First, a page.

Constitutional Political Economy

, Volume 29, Issue 2, pp 230–251 | Cite as

Why the Arab Spring turned Islamic: the political economy of Islam

  • Mario Ferrero
Original Paper


This paper argues that the fundamental reason for the ascendancy of political Islam in the wake of the Arab revolutions lies in the uncompetitive nature of the religion and its implications for political economy: the fact that Islam is one and long since unchanged, which makes the Islamists’ call very costly to resist and very attractive to follow. The argument is developed through an examination of sectarian and legal history in Islam and a comparison of the nexus between church, state and individual in Christian and Muslim religious traditions. Special attention is devoted to Islamic Law and the law schools that define it.


Islamic law Political Islamism Political economy of religion Religious competition Sectarianism 

JEL Classification

D72 Z12 



Earlier versions of this paper were presented at the workshop on “Law and Institutional Economics of Revolutions” (University of Hamburg, November 7–9, 2013), at the first European conference of the Association for the Study of Religion, Economics, and Culture (University of Durham, September 5–6, 2014), and at the annual meeting of the European Public Choice Society (University of Groningen, April 7–10, 2015). Participants in these events provided interesting discussion. I am indebted to Mukesh Eswaran, Ronald Wintrobe, and Ekkart Zimmermann for useful comments, and to the editor and two reviewers of this journal for helpful suggestions.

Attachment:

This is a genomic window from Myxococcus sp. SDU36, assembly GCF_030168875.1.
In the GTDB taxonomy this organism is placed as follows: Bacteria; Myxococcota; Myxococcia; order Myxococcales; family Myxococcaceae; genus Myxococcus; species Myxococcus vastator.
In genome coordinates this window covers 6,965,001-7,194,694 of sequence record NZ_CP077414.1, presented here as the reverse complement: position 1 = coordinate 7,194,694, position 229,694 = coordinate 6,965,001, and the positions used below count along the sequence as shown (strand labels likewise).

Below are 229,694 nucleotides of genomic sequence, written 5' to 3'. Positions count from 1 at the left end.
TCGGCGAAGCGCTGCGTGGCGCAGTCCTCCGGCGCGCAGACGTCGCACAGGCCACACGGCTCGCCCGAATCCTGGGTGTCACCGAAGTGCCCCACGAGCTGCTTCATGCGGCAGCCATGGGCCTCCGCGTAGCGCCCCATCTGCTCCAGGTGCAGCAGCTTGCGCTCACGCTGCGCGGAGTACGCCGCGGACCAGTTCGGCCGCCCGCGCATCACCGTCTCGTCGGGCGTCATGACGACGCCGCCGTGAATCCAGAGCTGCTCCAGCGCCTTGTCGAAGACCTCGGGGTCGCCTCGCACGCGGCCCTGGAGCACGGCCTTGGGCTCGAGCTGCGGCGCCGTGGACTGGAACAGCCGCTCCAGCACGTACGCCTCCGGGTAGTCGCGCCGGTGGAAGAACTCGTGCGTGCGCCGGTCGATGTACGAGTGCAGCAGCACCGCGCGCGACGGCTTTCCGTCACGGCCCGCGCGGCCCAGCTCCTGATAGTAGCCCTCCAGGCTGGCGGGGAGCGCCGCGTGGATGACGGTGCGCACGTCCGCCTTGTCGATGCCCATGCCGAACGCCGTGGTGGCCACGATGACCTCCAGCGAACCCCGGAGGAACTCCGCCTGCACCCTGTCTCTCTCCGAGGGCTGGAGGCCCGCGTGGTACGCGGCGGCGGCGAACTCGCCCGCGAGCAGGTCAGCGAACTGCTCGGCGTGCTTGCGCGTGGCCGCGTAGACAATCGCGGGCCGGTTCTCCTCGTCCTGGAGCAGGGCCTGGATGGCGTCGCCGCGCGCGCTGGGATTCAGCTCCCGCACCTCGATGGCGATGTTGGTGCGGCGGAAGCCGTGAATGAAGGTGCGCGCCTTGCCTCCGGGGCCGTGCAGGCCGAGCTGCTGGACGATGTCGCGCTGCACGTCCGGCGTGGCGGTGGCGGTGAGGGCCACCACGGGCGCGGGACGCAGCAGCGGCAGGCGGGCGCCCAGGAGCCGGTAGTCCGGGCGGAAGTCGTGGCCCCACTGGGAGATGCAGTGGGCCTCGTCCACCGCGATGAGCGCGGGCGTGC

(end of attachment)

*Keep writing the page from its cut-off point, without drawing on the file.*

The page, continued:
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Copyright information

© Springer Science+Business Media, LLC 2017

Authors and Affiliations

  1. 1.Department of HumanitiesUniversity of Eastern PiedmontVercelliItaly

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